Speaking of terrorist behaviour

Phillips, Peter J. ORCID: https://orcid.org/0000-0002-7094-5427 and Pohl, Gabriela ORCID: https://orcid.org/0000-0003-3853-5492 (2021) Speaking of terrorist behaviour. Crime, Law, and Social Change. pp. 1-22. ISSN 0925-4994


Abstract

Using prospect theory as our core descriptive model of the decision-making process, we explore how behavioural economics can be used to expand what can be said about terrorist behaviour and align the inferences about terrorist behaviour that have been drawn from a diverse collection of disciplines. Prospect theory played a key role in the emergence of behavioural economics and provided many leads that were followed up by subsequent generations of researchers to reveal and explain various interesting quirks and anomalies in human decision-making, especially under conditions of risk and uncertainty. The decision-maker that emerges from behavioural economics is one who makes decisions shaped by a mixture of rationality, emotions, aspirations, reference-dependent choices, loss aversion and habits. When we speak of terrorist decision-making and draw inferences about it from different analytical perspectives, behavioural economics can help us to ensure that our inferences are in accordance with each other and, furthermore, help us to deepen our ‘thinking about terrorists’ thinking’.


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Item Type: Article (Commonwealth Reporting Category C)
Refereed: Yes
Item Status: Live Archive
Faculty/School / Institute/Centre: Current - Faculty of Business, Education, Law and Arts - No Department (1 Jul 2013 -)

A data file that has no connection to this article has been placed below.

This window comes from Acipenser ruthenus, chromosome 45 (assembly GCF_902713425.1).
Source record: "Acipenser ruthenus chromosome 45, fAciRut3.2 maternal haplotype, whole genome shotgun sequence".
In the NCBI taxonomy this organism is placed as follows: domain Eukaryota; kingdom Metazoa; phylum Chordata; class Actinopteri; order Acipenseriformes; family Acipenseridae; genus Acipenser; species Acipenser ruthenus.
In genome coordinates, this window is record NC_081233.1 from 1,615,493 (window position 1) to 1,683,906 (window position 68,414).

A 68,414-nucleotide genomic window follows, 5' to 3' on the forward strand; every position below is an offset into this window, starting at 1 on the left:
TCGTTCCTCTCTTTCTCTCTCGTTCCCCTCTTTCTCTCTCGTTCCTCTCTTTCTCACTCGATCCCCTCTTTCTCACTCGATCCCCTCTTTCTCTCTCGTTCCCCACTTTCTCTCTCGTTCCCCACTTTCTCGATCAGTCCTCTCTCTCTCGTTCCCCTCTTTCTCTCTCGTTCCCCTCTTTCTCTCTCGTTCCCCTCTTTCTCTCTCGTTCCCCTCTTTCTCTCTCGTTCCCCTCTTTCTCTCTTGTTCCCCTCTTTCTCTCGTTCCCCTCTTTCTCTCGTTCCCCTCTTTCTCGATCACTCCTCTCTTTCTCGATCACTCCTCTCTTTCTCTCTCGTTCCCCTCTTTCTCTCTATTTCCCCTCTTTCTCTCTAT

Faculty/School / Institute/Centre: Current - Faculty of Business, Education, Law and Arts - No Department (1 Jul 2013 -)
Date Deposited: 19 Jan 2022 03:26
Last Modified: 21 Jan 2022 01:55
Uncontrolled Keywords: Prospect theory, Decision-making, Terrorist behaviour, Behavioural Economics, Rationality, Emotions, Loss Aversion, Habits
Fields of Research (2008): 16 Studies in Human Society > 1606 Political Science > 160607 International Relations
16 Studies in Human Society > 1606 Political Science > 160604 Defence Studies
14 Economics > 1401 Economic Theory > 140104 Microeconomic Theory
Fields of Research (2020): 38 ECONOMICS > 3801 Applied economics > 380102 Behavioural economics
Socio-Economic Objectives (2008): A Defence > 81 Defence > 8101 Defence > 810107 National Security
A Defence > 81 Defence > 8101 Defence > 810105 Intelligence
Socio-Economic Objectives (2020): 23 LAW, POLITICS AND COMMUNITY SERVICES > 2303 International relations > 230301 Defence and security policy
14 DEFENCE > 1401 Defence > 140105 Intelligence, surveillance and space
14 DEFENCE > 1401 Defence > 140109 National security
Identification Number or DOI: https://doi.org/10.1007/s10611-021-10010-1
URI: http://eprints.usq.edu.au/id/eprint/45558

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